THE TIBETAN BOOK OF THE DEAD
DEATH AND INTERMEDIATE STATESW.Y. Evans-Wentz
(translator and editor), The Tibetan Book of the Dead (Oxford,
3rd ed.; 1957), pp. 90-2, 95-7, 101-4
"Dr. Evans-Wentz, who literally
sat at the feet of a Tibetan lama for years, in order to acquire his
wisdom... not only displays a deeply sympathetic interest in those
esoteric doctrines so characteristic of the genius of the East, but
likewise possesses the rare faculty of making them more or less
intelligible to the layman." [Quoted from a book review in Anthropology
on the back of the Oxford University Press edition of The Tibetan Book
of the Dead.]
Bardo Thodol, 'The Tibetan Book of the Dead,' is a guide for the
dead and dying. The first part, called Chikhai Bardo, describes
the moment of death. The second part, Chonyid Bardo, deals with
the states which supervene immediately after death. The third part,
Sidpa Bardo, concerns the onset of the birth instinct and of
When the expiration hath ceased, the vital-force will have sunk into
the nerve-centre of Wisdom 1
and the Knower 2
will be experiencing the Clear Light of the natural condition 3.
Then the vital force, being thrown backwards and flying downwards
through the right and left nerves 4
the Intermediate State (Bardo) momentarily dawns.
The above [directions] should be applied before [the vital force
hath] rushed into the left nerve [after first having traversed the navel
The time [ordinarily necessary for this motion of the vital-force] is
as long as the inspiration is still present, or about the time required
for eating a meal.
Then the manner of application [ of the instructions ] is:
When the breathing is about to cease, it is best if the Transference
hath been applied efficiently; if [the application] hath been
ineffident, then [address the deceased] thus:
0 nobly-born [so and so by name], the time hath now come for thee to
seek the Path [in reality]. Thy breathing is about to cease. Thy guru
hath set thee face to face before with the Clear Light; and now thou art
about to experience in its Reality in the Bardo state, wherein all
things are like the void and cloudless sky, and the naked, spotless
intellect is like unto a transparent vacuum without circumference or
centre. At this moment, know thou thyself-, and abide in that state. 1,
too, at this time, am setting thee face to face.
Having read this, repeat it many times in the ear of the person
dying, even before the expiration hath ceased, so as to impress it on
the mind [of the dying one].
If the expiration is about to cease, turn the dying one over on the
right side, which posture is called the 'Lying Posture of a Lion.' The
throbbing of the arteries [on the right and left side of the throat] is
to be pressed.
If the person dying be disposed to sleep, or if the sleeping state
advances, that should be arrested, and the arteries pressed gently but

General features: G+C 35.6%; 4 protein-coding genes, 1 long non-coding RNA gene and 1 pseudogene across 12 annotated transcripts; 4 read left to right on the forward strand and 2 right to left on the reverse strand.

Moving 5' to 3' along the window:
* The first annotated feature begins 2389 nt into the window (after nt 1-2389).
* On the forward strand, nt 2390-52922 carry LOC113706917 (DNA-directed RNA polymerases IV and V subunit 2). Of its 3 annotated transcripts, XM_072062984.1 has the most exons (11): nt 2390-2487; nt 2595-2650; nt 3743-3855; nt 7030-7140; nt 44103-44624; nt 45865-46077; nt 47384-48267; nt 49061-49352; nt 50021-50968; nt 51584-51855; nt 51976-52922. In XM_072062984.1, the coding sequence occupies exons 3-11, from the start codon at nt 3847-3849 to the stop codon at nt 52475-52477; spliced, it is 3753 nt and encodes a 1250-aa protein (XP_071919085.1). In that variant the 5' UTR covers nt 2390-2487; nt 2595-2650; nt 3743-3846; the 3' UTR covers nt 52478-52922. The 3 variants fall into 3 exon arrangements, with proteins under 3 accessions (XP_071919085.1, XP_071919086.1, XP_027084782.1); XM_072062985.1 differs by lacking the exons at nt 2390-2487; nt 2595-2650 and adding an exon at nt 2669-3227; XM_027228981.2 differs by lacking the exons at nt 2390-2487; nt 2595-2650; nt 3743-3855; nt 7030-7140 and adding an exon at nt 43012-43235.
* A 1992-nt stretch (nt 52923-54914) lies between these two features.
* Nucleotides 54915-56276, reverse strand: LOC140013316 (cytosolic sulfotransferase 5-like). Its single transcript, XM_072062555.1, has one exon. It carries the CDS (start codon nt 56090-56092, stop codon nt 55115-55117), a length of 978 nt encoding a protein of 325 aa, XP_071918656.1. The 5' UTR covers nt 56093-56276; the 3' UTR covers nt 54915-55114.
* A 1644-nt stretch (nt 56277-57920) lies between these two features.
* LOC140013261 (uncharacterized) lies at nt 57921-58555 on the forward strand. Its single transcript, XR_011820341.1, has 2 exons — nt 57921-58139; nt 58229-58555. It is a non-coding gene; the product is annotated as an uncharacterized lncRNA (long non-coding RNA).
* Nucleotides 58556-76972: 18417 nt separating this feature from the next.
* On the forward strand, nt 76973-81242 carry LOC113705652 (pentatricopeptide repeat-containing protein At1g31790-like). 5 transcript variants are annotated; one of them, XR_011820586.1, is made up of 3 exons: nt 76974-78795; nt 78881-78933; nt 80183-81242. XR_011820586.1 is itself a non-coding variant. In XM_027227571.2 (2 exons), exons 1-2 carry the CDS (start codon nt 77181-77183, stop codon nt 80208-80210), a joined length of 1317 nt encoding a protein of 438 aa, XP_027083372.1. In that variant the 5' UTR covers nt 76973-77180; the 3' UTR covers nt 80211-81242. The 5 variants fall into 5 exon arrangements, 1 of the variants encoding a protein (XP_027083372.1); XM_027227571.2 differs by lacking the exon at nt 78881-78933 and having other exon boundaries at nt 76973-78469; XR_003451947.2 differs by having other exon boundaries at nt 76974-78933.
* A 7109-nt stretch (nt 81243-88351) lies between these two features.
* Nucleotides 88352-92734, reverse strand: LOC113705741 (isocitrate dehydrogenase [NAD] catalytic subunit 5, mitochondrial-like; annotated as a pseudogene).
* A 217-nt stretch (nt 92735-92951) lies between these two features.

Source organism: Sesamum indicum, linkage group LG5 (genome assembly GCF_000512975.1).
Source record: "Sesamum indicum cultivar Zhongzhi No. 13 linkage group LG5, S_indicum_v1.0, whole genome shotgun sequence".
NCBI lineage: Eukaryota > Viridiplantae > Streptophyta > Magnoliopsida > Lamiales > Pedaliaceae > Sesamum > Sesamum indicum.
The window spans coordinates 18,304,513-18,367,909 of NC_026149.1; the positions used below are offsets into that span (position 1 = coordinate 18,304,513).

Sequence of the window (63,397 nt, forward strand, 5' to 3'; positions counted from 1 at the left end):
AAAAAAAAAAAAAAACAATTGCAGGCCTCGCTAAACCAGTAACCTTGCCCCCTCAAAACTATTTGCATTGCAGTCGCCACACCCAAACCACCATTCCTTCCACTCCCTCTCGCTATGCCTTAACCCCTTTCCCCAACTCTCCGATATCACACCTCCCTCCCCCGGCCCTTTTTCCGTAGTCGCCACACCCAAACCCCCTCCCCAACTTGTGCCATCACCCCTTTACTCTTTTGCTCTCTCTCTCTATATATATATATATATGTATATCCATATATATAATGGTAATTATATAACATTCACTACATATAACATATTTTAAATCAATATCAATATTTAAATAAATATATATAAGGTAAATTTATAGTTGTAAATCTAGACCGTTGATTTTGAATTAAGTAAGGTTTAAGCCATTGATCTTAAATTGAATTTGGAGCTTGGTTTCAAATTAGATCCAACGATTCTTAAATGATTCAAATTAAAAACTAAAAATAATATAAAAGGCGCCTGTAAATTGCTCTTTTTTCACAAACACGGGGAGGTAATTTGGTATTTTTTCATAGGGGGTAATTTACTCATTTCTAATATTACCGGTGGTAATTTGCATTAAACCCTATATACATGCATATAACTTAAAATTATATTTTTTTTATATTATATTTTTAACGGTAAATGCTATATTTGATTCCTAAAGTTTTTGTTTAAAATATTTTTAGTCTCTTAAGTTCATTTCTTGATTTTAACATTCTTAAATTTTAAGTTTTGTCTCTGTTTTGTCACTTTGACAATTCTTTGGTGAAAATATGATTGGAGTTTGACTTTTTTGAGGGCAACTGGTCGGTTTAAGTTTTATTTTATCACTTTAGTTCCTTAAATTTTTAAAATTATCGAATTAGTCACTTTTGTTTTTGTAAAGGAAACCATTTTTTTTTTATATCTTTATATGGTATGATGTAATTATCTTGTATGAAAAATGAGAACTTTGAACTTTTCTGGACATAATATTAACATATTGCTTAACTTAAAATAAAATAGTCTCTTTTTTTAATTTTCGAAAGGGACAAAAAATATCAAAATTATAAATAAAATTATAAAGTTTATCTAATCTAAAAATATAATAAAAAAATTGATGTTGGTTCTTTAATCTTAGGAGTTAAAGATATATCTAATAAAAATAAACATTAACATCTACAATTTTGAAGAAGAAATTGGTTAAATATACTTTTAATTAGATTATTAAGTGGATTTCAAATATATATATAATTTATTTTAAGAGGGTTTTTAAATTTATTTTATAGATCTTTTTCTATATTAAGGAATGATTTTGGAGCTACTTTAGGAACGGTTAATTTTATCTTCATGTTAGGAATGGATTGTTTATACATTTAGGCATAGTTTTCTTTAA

firmly. Thereby the vital-force will not be able to return from the
median-nerve and will be sure to pass out through the Brahmanic
Now the real setting-face-to-face is to be applied.
At this moment, the first glimpsing of the Bardo of the Clear Light
of Reality, which is the Infallible Mind of the Dharma-Kaya, is
experienced by all sentient beings.
After the expiration hath completely ceased, press the nerves of
sleep firmly; and, a lama, or a person higher or more learned than
thyself, impress in these words, thus:
Reverend Sir, now that thou art experiencing the Fundamental Clear
Light, try to abide in that state which now thou art experiencing.
And also in the case of any other person the reader shall set him
0 nobly-born [so-and-so], listen. Now thou art experiencing the
Radiance of the Clear Light of Pure Reality. Recognize it. 0 nobly-born,
thy present intellect, in real nature void, not formed into anything as
regards characteristics or colour, naturally void, is the very Reality,
Thine own intellect, which is now voidness, yet not to be regarded as
of the voidness of nothingness, but as being the intellect itself,
unobstructed, shining, thrilling, and blissful, is the very
consciousness, the All-good Buddha.
Thine own consciousness, not formed into anything, in reality void,
and the intellect, shining and blissful,-these two,-are inseparable. The
union of them is the Dharma-Kaya state of Perfect Enlightenment.6
Thine own consciousness, shining, void, and inseparable from the
Great Body of Radiance, hath no birth, nor death, and is the Immutable
Knowing this is sufficient. Recognizing the voidness of thine own
intellect to be Buddhahood, and looking upon it as being thine own
consciousness, is to keep thyself in the [state of the] divine mind of
Repeat this distinctly and dearly three or [even] seven times. That
will recall to the mind [of the dying one] the former [i.e. when living]
setting-face-to-face by the guru. Secondly, it will cause the naked
consciousness to be recognized as the Clear Light; and, thirdly,
recognizing one's own self [thus], one becometh permanently united with
the Dharma-Kaya and liberation will be certain.
[if when dying, one is familiar with this state, the wheel of rebirth
is stopped and liberation is instantaneously achieved. But such
spiritual efficiency is so very rare that the normal mental condition of
the dying person is unequal to the supreme feat of holding on to the
state in which the Clear Light shines. There follows a progressive
descent into lower and lower states of the Bardo existence, and finally
rebirth. immediately after the first state of Chikhai Bardo comes the
second stage, when the consciousness-principle leaves the body and says
to itself. 'Am I dead, or am I not dead?' without being able to
But even though the Primary Clear Light be not recognized, the Clear
Light of the second Bardo being recognized, Liberation will be attained.
If not liberated even by that, then that called the third Bardo or the